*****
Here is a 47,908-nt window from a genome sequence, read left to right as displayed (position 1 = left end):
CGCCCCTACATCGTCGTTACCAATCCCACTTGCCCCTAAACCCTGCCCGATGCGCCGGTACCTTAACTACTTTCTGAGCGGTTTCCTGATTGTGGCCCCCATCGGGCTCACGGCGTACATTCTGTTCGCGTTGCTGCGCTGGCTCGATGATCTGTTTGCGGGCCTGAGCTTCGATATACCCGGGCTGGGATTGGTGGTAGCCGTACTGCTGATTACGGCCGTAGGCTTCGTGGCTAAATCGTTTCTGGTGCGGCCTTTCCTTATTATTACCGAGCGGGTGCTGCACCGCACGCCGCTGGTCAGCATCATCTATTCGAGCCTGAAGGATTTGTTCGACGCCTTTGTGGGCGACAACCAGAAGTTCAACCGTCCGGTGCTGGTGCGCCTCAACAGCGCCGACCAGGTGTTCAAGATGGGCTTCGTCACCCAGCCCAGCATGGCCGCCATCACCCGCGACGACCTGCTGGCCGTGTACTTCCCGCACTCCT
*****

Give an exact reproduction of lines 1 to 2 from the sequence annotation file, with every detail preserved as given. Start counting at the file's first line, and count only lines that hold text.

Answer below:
Here is a 47,908-nt window from a genome sequence, read left to right as displayed (position 1 = left end):
CGCCCCTACATCGTCGTTACCAATCCCACTTGCCCCTAAACCCTGCCCGATGCGCCGGTACCTTAACTACTTTCTGAGCGGTTTCCTGATTGTGGCCCCCATCGGGCTCACGGCGTACATTCTGTTCGCGTTGCTGCGCTGGCTCGATGATCTGTTTGCGGGCCTGAGCTTCGATATACCCGGGCTGGGATTGGTGGTAGCCGTACTGCTGATTACGGCCGTAGGCTTCGTGGCTAAATCGTTTCTGGTGCGGCCTTTCCTTATTATTACCGAGCGGGTGCTGCACCGCACGCCGCTGGTCAGCATCATCTATTCGAGCCTGAAGGATTTGTTCGACGCCTTTGTGGGCGACAACCAGAAGTTCAACCGTCCGGTGCTGGTGCGCCTCAACAGCGCCGACCAGGTGTTCAAGATGGGCTTCGTCACCCAGCCCAGCATGGCCGCCATCACCCGCGACGACCTGCTGGCCGTGTACTTCCCGCACTCCT